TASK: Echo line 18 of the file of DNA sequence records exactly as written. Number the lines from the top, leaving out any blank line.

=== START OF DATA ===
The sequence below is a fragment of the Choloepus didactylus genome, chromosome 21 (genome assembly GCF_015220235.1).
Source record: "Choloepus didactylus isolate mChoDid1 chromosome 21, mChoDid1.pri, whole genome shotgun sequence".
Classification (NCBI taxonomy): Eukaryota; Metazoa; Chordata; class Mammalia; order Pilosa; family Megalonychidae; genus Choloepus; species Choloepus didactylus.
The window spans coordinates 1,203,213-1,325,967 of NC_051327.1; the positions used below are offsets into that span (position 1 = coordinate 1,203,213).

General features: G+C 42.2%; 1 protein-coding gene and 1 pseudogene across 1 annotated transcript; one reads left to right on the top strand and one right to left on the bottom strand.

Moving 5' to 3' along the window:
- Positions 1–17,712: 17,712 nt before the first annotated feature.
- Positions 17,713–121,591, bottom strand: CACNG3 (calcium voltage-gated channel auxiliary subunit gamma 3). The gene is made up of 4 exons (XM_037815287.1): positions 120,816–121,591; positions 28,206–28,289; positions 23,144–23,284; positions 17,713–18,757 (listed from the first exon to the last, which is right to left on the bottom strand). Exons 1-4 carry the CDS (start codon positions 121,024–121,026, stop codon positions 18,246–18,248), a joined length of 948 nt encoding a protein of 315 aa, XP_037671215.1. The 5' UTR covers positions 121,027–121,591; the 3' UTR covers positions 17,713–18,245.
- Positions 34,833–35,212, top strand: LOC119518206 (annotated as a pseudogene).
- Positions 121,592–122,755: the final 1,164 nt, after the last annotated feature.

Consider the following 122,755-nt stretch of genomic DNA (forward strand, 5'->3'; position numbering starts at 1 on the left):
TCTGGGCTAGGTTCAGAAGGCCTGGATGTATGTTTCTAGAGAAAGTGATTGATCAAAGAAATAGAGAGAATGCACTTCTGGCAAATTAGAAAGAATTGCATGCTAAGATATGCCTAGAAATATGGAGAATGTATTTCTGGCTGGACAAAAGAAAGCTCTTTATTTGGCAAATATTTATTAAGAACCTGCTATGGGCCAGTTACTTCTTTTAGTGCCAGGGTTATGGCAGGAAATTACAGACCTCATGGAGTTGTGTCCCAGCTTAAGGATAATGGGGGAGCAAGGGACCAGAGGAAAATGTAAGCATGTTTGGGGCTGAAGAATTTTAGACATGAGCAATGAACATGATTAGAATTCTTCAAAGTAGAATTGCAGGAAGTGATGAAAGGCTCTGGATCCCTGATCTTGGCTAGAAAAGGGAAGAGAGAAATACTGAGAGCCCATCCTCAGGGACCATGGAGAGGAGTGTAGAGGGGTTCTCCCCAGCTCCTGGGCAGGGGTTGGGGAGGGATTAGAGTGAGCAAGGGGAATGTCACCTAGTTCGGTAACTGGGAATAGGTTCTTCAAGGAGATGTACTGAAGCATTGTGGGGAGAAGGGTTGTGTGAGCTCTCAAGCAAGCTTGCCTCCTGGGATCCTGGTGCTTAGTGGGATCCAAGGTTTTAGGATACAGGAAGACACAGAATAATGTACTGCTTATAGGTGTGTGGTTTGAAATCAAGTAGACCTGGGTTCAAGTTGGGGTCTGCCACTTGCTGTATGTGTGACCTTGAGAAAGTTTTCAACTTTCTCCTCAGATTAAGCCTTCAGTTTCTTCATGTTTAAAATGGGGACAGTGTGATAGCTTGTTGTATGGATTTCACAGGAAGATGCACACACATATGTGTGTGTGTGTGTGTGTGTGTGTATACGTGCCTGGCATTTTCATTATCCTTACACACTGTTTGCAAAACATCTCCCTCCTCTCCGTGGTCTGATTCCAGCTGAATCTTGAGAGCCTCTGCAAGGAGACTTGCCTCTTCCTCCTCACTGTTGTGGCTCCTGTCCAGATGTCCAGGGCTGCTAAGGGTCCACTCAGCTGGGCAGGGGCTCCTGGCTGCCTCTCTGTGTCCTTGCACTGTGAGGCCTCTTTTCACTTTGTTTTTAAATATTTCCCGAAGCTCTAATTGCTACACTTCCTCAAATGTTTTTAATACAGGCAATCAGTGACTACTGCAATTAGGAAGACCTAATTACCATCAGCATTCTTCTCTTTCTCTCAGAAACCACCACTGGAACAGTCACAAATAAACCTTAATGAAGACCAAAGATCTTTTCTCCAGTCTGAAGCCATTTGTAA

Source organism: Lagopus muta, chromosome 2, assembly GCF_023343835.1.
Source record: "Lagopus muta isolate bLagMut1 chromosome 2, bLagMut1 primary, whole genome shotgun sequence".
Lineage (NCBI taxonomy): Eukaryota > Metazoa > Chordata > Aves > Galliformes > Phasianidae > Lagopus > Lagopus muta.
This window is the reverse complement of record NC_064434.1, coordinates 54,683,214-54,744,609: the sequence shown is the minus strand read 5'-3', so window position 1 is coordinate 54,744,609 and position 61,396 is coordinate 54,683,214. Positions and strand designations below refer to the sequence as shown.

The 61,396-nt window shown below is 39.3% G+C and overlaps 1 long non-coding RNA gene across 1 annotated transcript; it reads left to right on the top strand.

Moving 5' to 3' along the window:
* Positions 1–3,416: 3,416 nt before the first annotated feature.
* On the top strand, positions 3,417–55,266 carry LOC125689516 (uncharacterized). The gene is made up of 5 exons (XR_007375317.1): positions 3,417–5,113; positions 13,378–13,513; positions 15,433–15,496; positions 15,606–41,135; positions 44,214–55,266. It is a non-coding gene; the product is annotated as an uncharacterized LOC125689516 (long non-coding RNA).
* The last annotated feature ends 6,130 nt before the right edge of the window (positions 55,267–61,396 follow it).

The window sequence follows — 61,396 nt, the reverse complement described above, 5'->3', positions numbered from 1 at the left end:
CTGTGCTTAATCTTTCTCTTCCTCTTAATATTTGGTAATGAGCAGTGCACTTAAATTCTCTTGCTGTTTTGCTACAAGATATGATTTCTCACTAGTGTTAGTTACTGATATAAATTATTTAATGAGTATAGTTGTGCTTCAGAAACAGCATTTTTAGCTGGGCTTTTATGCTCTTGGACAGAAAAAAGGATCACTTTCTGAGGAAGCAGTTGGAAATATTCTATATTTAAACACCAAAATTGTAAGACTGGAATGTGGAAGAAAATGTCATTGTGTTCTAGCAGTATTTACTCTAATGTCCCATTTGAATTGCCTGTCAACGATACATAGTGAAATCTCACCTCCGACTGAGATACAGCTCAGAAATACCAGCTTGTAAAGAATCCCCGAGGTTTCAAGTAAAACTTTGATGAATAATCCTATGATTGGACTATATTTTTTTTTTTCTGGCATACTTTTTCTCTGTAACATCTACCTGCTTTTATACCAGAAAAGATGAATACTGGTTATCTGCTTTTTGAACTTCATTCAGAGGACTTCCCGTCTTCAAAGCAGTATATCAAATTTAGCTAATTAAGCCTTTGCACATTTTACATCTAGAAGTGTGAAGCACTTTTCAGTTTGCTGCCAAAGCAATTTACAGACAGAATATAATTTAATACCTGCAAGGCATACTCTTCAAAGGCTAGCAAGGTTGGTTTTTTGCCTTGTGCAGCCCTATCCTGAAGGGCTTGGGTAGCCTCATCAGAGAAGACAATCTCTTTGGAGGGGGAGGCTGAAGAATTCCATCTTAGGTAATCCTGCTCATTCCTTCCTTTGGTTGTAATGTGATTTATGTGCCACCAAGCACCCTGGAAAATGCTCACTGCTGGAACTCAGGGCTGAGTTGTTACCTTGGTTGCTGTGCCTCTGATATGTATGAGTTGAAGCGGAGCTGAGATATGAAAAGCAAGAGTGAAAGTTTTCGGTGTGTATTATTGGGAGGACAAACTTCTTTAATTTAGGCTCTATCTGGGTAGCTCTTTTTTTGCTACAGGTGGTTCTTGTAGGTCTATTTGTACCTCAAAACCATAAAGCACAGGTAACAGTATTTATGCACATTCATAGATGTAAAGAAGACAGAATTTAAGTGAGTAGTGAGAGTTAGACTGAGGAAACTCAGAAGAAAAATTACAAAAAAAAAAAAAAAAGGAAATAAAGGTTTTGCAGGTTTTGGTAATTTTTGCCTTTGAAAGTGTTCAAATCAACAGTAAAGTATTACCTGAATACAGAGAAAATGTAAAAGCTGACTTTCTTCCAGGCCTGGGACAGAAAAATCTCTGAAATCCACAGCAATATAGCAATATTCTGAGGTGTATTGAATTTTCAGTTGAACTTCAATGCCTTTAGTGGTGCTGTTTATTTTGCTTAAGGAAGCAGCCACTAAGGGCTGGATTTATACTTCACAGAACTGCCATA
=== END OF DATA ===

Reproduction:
Moving 5' to 3' along the window: